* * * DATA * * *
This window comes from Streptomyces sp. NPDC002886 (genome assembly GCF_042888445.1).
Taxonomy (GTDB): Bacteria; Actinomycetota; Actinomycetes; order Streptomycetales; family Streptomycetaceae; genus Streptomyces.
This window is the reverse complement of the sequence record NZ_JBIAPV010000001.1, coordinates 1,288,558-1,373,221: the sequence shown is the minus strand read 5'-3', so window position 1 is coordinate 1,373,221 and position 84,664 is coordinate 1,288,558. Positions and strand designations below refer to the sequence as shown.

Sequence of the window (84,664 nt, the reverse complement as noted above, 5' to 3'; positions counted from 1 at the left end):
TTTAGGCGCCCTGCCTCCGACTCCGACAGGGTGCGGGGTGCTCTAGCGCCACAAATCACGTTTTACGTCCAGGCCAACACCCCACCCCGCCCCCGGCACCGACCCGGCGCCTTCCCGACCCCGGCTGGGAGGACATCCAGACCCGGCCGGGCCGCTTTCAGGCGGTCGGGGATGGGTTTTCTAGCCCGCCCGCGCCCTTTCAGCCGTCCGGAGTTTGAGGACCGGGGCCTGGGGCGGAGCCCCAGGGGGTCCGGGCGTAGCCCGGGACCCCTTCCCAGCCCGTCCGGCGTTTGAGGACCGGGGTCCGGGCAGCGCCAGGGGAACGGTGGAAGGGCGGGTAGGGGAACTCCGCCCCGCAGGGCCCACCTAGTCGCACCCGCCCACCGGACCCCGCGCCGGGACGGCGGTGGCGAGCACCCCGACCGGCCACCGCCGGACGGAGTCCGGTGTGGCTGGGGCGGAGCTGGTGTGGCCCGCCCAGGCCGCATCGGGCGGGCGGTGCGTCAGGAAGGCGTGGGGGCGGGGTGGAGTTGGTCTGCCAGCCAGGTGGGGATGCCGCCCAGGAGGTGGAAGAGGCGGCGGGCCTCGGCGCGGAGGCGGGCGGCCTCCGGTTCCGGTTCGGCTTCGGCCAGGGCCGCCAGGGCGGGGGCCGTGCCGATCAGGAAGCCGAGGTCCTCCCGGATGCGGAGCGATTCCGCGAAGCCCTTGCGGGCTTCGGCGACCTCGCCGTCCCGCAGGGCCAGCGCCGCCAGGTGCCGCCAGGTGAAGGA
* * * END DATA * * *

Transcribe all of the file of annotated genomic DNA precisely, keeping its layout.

This window comes from Streptomyces sp. NPDC002886 (genome assembly GCF_042888445.1).
Taxonomy (GTDB): Bacteria; Actinomycetota; Actinomycetes; order Streptomycetales; family Streptomycetaceae; genus Streptomyces.
This window is the reverse complement of the sequence record NZ_JBIAPV010000001.1, coordinates 1,288,558-1,373,221: the sequence shown is the minus strand read 5'-3', so window position 1 is coordinate 1,373,221 and position 84,664 is coordinate 1,288,558. Positions and strand designations below refer to the sequence as shown.

Sequence of the window (84,664 nt, the reverse complement as noted above, 5' to 3'; positions counted from 1 at the left end):
TTTAGGCGCCCTGCCTCCGACTCCGACAGGGTGCGGGGTGCTCTAGCGCCACAAATCACGTTTTACGTCCAGGCCAACACCCCACCCCGCCCCCGGCACCGACCCGGCGCCTTCCCGACCCCGGCTGGGAGGACATCCAGACCCGGCCGGGCCGCTTTCAGGCGGTCGGGGATGGGTTTTCTAGCCCGCCCGCGCCCTTTCAGCCGTCCGGAGTTTGAGGACCGGGGCCTGGGGCGGAGCCCCAGGGGGTCCGGGCGTAGCCCGGGACCCCTTCCCAGCCCGTCCGGCGTTTGAGGACCGGGGTCCGGGCAGCGCCAGGGGAACGGTGGAAGGGCGGGTAGGGGAACTCCGCCCCGCAGGGCCCACCTAGTCGCACCCGCCCACCGGACCCCGCGCCGGGACGGCGGTGGCGAGCACCCCGACCGGCCACCGCCGGACGGAGTCCGGTGTGGCTGGGGCGGAGCTGGTGTGGCCCGCCCAGGCCGCATCGGGCGGGCGGTGCGTCAGGAAGGCGTGGGGGCGGGGTGGAGTTGGTCTGCCAGCCAGGTGGGGATGCCGCCCAGGAGGTGGAAGAGGCGGCGGGCCTCGGCGCGGAGGCGGGCGGCCTCCGGTTCCGGTTCGGCTTCGGCCAGGGCCGCCAGGGCGGGGGCCGTGCCGATCAGGAAGCCGAGGTCCTCCCGGATGCGGAGCGATTCCGCGAAGCCCTTGCGGGCTTCGGCGACCTCGCCGTCCCGCAGGGCCAGCGCCGCCAGGTGCCGCCAGGTGAAGGA